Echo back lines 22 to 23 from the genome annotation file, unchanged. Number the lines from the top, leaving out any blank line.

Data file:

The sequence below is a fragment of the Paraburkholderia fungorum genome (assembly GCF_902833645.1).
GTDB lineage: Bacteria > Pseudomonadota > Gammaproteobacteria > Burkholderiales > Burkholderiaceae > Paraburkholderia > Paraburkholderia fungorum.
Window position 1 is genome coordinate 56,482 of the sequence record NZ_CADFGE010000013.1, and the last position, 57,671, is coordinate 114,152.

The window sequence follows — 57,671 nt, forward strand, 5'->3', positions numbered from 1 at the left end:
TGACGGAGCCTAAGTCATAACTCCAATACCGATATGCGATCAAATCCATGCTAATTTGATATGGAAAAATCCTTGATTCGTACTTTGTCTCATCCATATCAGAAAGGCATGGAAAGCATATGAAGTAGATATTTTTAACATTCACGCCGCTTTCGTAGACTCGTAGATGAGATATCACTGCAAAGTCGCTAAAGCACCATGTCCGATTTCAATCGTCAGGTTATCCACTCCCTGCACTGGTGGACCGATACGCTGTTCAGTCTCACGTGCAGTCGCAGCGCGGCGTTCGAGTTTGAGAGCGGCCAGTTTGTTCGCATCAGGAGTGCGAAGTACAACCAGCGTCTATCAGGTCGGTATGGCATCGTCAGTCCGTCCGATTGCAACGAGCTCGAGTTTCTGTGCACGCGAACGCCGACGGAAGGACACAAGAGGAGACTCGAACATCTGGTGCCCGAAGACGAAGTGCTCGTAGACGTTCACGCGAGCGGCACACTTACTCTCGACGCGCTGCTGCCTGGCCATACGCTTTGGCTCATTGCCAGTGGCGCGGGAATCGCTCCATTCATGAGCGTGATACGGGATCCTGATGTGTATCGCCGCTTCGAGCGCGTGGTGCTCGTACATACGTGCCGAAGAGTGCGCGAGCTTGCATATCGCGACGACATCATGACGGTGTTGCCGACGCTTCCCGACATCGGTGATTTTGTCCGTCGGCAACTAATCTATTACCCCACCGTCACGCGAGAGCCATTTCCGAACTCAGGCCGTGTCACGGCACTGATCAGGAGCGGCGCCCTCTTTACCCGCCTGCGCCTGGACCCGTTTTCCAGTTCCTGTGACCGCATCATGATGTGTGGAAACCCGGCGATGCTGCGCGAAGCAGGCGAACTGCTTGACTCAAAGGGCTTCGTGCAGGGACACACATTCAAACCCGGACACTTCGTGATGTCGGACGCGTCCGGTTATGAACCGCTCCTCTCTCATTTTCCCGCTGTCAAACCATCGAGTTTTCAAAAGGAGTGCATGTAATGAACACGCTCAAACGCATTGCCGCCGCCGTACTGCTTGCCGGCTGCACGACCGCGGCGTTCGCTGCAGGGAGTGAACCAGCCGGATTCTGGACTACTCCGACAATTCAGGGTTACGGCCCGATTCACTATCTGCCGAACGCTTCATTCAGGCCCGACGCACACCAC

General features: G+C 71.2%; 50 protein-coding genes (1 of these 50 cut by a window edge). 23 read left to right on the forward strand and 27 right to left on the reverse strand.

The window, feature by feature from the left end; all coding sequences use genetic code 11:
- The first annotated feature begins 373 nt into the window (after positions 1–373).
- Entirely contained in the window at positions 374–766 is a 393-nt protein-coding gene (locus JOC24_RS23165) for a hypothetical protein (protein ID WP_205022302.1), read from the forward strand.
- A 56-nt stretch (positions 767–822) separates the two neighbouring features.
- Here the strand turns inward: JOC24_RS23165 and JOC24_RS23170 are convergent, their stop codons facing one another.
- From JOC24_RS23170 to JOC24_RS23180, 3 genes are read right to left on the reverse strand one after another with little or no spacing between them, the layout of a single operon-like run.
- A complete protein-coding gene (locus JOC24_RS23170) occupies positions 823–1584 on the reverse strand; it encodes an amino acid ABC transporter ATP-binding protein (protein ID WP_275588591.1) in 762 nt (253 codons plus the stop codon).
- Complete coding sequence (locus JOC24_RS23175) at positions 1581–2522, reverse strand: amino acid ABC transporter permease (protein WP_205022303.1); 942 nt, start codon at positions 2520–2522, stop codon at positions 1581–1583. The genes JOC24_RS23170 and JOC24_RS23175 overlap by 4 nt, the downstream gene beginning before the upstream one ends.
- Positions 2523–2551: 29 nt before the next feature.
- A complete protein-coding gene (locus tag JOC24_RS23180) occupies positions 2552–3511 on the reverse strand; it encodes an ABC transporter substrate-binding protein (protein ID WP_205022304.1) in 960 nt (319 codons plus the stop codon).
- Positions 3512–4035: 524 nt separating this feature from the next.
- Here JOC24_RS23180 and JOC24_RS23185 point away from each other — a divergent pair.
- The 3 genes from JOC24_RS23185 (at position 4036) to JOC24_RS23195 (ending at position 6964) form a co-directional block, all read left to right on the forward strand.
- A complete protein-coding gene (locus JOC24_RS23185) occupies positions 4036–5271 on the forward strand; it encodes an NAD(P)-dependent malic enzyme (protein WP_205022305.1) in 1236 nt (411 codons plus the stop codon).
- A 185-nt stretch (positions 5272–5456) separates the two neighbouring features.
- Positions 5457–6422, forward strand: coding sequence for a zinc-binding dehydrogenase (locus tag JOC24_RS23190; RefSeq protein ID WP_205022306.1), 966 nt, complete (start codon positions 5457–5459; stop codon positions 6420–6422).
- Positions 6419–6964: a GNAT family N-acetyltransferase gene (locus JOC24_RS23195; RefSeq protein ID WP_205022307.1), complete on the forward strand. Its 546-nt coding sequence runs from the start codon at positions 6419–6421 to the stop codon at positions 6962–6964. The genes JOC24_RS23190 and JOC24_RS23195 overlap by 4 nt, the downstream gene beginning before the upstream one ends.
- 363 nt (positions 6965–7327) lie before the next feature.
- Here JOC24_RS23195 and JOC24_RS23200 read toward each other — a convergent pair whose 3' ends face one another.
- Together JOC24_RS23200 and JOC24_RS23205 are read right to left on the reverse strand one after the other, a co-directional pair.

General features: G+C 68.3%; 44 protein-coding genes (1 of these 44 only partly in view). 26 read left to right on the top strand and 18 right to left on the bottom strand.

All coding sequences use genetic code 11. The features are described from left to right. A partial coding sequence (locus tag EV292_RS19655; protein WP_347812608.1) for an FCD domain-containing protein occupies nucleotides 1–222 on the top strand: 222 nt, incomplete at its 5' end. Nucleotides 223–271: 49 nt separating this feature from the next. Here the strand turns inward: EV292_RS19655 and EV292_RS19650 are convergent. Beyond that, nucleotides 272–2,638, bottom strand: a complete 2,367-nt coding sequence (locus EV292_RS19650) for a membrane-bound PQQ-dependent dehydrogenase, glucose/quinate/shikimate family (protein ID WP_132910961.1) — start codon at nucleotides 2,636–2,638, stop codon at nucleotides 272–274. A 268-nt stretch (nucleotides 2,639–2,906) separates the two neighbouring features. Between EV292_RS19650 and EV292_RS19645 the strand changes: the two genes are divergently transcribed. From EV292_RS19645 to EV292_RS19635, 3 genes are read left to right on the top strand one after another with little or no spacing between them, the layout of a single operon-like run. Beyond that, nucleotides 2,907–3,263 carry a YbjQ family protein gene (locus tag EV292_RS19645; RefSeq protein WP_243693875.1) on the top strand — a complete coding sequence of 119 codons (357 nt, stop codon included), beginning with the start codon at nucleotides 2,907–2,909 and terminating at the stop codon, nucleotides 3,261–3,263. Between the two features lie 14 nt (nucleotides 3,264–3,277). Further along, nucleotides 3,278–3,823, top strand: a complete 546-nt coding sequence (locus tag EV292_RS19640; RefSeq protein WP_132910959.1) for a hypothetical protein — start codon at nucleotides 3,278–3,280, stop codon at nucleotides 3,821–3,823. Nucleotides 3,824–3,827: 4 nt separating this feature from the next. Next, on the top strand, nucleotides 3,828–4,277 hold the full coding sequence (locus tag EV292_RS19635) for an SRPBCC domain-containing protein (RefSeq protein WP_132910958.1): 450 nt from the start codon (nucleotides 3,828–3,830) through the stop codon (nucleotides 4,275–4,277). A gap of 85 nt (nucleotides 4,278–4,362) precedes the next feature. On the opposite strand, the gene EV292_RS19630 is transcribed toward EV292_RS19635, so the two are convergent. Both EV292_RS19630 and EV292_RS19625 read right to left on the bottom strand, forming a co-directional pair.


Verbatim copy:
- Positions 5457–6422, forward strand: coding sequence for a zinc-binding dehydrogenase (locus tag JOC24_RS23190; RefSeq protein ID WP_205022306.1), 966 nt, complete (start codon positions 5457–5459; stop codon positions 6420–6422).
- Positions 6419–6964: a GNAT family N-acetyltransferase gene (locus JOC24_RS23195; RefSeq protein ID WP_205022307.1), complete on the forward strand. Its 546-nt coding sequence runs from the start codon at positions 6419–6421 to the stop codon at positions 6962–6964. The genes JOC24_RS23190 and JOC24_RS23195 overlap by 4 nt, the downstream gene beginning before the upstream one ends.